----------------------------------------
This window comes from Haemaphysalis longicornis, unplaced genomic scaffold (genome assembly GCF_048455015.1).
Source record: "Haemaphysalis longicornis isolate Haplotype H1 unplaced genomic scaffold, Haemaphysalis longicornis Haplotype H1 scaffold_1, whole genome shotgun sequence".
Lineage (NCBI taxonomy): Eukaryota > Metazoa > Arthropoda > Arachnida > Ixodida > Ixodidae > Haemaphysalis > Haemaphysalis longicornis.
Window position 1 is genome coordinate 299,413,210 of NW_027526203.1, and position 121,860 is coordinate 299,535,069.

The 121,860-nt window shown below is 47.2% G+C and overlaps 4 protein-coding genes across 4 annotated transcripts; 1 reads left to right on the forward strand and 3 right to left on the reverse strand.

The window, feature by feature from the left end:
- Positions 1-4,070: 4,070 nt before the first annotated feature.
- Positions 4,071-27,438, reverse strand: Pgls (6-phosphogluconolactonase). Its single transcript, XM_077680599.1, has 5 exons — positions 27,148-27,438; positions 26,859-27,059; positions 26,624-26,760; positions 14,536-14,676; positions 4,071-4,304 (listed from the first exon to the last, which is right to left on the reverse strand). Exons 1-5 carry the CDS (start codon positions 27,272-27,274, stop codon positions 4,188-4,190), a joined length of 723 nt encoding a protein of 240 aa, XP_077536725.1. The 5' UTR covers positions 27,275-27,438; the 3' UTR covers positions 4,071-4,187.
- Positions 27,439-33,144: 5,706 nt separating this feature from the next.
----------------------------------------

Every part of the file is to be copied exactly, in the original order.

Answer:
This window comes from Haemaphysalis longicornis, unplaced genomic scaffold (genome assembly GCF_048455015.1).
Source record: "Haemaphysalis longicornis isolate Haplotype H1 unplaced genomic scaffold, Haemaphysalis longicornis Haplotype H1 scaffold_1, whole genome shotgun sequence".
Lineage (NCBI taxonomy): Eukaryota > Metazoa > Arthropoda > Arachnida > Ixodida > Ixodidae > Haemaphysalis > Haemaphysalis longicornis.
Window position 1 is genome coordinate 299,413,210 of NW_027526203.1, and position 121,860 is coordinate 299,535,069.

The 121,860-nt window shown below is 47.2% G+C and overlaps 4 protein-coding genes across 4 annotated transcripts; 1 reads left to right on the forward strand and 3 right to left on the reverse strand.

The window, feature by feature from the left end:
- Positions 1-4,070: 4,070 nt before the first annotated feature.
- Positions 4,071-27,438, reverse strand: Pgls (6-phosphogluconolactonase). Its single transcript, XM_077680599.1, has 5 exons — positions 27,148-27,438; positions 26,859-27,059; positions 26,624-26,760; positions 14,536-14,676; positions 4,071-4,304 (listed from the first exon to the last, which is right to left on the reverse strand). Exons 1-5 carry the CDS (start codon positions 27,272-27,274, stop codon positions 4,188-4,190), a joined length of 723 nt encoding a protein of 240 aa, XP_077536725.1. The 5' UTR covers positions 27,275-27,438; the 3' UTR covers positions 4,071-4,187.
- Positions 27,439-33,144: 5,706 nt separating this feature from the next.